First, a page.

“We are at last enabled to announce the completion of the Point Bridge across the mouth of the Monongahela connecting the lower part of Pittsburg with the South Side and Temperanceville.  An informal opening took place yesterday morning, the occasion being the passage over the bridge of Mr. Jacob Painter, one of our oldest citizens and one of the largest stockholders in the bridge, accompanied by Mr. Jas. I. Bennett and a number of personal friends in carriage, among whom we noticed Mr. J.N. McCullough, B.F. Jones, John Chalfant, Campbell Herron, Mark Watson, H.W. Oliver, David Stewart, Alex. Byers, Alex. Nimick and Max Moorhead.

The American Bridge company availed themselves of opportunity yesterday, through the kindness of the mill owners of the South Side of making a test of the carrying capacity of the bridge.

After Mr. Painter and company had passed the bridge in carriages the heavily loaded teams being stationed along Carson street on the South Side, drew up a file upon the bridge.  The approaches not being paved yet, and consisting of new fill, made it difficult to pull the heavy loads upon the bridge.  The teams were arranged two abreast upon the bridge, a case which will never occur under regular traffic, but this was done to test the resistance of the structure to its utmost.  The following statement gives the number of teams, their weight, and the total weight being at the same time upon the bridge:

2 six-horse teams 27
12 four-horse teams 120
1 three-horse team 8
5 two-horse teams 30
1 one-horse team 2-1/2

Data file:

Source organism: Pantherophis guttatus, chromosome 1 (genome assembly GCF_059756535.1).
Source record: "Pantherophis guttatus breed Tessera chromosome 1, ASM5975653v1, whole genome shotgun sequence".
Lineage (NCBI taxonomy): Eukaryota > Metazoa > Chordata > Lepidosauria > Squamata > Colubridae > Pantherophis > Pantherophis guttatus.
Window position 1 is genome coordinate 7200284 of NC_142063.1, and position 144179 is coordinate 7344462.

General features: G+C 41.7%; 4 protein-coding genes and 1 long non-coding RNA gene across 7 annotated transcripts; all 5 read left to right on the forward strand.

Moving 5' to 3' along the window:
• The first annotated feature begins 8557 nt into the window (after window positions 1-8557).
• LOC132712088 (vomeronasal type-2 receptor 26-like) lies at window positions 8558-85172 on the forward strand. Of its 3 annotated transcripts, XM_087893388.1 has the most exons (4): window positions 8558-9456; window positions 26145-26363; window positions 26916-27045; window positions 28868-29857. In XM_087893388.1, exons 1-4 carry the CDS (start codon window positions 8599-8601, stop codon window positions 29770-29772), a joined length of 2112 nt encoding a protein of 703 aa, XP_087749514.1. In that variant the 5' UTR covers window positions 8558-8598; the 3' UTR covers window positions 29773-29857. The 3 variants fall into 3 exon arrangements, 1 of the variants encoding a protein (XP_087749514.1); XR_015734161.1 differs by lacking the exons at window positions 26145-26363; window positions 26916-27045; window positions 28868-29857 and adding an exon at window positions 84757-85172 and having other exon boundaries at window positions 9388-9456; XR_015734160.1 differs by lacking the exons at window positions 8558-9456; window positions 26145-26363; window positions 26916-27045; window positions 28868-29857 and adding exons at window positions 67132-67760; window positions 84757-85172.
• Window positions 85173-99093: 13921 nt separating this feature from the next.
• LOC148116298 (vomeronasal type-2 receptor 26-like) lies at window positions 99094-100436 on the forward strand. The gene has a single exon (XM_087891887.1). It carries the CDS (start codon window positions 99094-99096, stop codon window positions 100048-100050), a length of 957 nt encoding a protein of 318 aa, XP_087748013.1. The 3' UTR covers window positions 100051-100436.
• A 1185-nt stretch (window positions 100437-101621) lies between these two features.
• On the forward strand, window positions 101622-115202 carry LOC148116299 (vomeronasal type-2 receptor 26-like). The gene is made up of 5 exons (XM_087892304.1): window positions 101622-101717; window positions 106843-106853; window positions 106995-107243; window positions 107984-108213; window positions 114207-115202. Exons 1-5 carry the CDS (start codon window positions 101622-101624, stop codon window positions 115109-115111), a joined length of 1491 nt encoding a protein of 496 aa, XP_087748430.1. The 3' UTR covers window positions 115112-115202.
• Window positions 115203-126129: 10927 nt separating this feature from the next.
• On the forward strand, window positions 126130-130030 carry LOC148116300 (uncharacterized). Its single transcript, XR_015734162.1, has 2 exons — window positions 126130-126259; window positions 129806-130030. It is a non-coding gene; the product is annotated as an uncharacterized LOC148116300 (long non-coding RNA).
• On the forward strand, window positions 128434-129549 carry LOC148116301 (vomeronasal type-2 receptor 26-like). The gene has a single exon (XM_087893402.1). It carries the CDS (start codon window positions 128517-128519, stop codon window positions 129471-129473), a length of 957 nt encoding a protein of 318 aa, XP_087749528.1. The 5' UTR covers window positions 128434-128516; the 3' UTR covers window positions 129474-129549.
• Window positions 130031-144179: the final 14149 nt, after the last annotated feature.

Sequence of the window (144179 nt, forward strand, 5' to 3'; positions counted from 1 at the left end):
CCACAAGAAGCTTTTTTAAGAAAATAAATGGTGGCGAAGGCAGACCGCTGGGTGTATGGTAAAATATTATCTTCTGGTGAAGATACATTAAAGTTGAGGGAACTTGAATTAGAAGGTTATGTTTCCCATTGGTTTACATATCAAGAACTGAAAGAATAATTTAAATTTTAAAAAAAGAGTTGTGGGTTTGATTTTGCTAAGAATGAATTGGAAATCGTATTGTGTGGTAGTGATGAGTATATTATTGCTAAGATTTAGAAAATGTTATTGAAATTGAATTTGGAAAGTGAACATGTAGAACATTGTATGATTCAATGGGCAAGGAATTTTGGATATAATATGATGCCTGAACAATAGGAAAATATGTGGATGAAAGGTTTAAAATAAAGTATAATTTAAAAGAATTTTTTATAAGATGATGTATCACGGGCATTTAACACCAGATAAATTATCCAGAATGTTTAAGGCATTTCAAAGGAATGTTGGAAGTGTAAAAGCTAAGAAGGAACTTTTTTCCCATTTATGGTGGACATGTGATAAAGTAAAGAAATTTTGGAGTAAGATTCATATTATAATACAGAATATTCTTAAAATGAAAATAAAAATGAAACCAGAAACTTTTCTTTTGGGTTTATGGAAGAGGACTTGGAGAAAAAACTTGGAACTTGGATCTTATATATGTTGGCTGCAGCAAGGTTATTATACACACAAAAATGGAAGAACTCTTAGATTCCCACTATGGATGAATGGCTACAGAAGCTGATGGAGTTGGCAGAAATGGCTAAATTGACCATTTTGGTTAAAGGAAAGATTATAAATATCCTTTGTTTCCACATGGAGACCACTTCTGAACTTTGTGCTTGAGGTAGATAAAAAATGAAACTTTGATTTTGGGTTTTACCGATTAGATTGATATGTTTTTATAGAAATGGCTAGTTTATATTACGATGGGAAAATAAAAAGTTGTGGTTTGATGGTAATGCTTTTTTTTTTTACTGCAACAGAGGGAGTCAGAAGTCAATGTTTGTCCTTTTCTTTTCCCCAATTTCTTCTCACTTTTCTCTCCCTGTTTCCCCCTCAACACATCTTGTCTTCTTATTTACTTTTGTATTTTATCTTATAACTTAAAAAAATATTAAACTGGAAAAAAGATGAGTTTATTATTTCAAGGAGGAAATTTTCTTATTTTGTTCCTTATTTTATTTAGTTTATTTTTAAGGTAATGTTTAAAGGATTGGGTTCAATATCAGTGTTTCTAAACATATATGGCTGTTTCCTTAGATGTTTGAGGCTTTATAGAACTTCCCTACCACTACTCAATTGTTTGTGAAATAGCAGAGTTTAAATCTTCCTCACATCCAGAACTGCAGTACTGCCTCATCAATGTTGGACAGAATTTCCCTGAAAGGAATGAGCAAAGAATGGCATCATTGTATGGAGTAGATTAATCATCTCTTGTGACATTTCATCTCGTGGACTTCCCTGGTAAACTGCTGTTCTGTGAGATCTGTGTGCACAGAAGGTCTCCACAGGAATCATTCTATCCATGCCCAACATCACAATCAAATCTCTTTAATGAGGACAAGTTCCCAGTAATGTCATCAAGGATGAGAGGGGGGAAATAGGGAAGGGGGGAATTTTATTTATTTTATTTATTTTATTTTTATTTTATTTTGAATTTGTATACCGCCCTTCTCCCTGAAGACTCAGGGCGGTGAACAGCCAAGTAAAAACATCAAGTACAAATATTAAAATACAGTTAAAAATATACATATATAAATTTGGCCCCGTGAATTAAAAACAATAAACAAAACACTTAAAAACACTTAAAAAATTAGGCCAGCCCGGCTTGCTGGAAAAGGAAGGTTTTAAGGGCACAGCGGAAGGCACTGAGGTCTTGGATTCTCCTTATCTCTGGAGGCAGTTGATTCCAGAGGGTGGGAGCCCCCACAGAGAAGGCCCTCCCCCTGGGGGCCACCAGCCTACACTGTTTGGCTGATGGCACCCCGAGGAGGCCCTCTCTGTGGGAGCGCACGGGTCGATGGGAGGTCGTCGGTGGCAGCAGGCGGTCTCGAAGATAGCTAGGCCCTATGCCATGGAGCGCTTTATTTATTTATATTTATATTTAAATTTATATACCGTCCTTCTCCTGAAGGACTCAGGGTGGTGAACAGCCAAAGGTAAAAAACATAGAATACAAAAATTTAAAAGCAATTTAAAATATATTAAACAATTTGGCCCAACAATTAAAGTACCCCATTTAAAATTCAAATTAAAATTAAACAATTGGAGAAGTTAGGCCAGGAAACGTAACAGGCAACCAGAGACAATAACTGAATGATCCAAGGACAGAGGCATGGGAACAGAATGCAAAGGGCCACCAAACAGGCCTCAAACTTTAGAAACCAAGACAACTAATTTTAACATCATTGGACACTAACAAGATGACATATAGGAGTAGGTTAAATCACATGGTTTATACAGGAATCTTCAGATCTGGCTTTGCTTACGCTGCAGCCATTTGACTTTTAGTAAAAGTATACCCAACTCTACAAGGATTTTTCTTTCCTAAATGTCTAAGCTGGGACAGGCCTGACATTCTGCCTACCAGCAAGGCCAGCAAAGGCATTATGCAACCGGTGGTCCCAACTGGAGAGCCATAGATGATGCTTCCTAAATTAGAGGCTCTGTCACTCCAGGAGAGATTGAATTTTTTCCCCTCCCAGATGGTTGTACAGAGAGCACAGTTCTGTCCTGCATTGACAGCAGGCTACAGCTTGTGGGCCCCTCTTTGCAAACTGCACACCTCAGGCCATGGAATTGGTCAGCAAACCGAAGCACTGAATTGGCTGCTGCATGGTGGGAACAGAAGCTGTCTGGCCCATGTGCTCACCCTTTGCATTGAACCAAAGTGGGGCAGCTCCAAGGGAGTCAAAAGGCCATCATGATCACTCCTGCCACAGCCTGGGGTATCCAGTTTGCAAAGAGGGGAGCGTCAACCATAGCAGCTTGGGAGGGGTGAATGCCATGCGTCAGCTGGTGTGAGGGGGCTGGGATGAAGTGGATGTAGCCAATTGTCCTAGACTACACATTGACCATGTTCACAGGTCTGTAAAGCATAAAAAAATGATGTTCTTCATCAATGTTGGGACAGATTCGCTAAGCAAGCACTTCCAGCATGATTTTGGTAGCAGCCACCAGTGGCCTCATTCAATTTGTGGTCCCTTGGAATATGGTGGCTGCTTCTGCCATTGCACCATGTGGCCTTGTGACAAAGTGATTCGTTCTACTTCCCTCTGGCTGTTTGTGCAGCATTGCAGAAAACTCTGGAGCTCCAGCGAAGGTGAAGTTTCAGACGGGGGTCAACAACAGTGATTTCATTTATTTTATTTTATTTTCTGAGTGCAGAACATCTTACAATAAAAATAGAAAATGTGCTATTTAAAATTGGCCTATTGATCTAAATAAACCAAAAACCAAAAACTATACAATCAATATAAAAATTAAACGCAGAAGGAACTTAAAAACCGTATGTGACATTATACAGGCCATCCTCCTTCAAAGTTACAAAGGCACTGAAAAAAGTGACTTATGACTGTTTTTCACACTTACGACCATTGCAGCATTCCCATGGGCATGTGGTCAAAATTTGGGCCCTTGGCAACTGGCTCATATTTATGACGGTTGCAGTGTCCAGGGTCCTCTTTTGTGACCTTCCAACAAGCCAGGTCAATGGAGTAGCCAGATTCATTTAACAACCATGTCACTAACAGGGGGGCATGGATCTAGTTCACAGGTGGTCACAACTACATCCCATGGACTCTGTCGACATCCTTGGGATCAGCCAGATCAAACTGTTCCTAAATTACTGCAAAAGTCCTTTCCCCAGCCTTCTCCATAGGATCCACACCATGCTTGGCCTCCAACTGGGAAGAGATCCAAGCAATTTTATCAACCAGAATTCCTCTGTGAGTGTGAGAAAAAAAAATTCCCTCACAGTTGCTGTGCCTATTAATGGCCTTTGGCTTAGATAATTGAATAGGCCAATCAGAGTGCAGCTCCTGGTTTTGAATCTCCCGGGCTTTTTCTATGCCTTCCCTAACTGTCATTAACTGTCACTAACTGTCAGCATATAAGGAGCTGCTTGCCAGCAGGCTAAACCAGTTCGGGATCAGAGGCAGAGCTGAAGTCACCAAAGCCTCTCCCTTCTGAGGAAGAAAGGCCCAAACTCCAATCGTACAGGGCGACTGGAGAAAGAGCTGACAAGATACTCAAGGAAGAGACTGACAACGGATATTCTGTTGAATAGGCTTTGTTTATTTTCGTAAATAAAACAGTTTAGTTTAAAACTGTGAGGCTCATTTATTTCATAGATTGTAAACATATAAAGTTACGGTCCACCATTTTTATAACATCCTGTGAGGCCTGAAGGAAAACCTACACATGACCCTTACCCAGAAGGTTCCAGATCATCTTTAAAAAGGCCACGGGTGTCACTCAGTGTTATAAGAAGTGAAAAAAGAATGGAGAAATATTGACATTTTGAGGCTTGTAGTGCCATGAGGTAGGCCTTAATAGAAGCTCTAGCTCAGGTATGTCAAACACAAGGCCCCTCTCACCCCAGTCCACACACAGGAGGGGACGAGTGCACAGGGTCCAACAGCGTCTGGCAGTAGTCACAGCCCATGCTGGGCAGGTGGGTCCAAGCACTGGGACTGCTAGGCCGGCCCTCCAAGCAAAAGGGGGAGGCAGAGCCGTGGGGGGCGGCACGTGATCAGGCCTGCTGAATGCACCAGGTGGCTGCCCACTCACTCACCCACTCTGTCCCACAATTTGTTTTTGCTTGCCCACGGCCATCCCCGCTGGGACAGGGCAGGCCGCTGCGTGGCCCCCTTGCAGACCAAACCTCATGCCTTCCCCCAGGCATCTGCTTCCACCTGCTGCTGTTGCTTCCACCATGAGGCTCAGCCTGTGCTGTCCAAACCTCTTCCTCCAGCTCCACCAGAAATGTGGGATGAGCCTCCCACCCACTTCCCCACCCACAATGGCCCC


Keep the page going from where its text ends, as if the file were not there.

2 buggies 2
25 four-mule teams 225
Weight of people on the sidewalks 60
Total weight upon the middle span 474-1/2


This weight is equal to 12 locomotives, or to a crowd of over 7,000 people.  Altogether there were on the main span at same time 48 teams with 176 horses or mules and about 900 people.

With all this load on, the bridge deflected 4 inches in the center of the span, which is only ½ of an inch for every 100 feet of span, whereas the deflection allowed in railroad bridges is almost 1 inch for every 100 feet.

… The designer of the bridge, Mr. Hemberle, stated that his expectations in respect to rigidity in the bridge were quite surpassed by the results.  Point Bridge can certainly be claimed to be the first successfully stiffened suspension bridge in the world, and considering its magnitude, together with the design and workmanship, is and will remain a model of an engineering structure.

All the parties witnessing the test expressed their astonishment about the rigidity of the structure, and wish a lease of life for the time this structure will remain an ornament to the city.

After this was over the company repaired to Mr. Painter’s office, where they were served with a sumptuous repast .


Point Bridge opens to general traffic on April 11, after thorough load testing by horse and mule teams.  The total project cost was about $525,000, a tremendous achievement from an engineering and construction standpoint.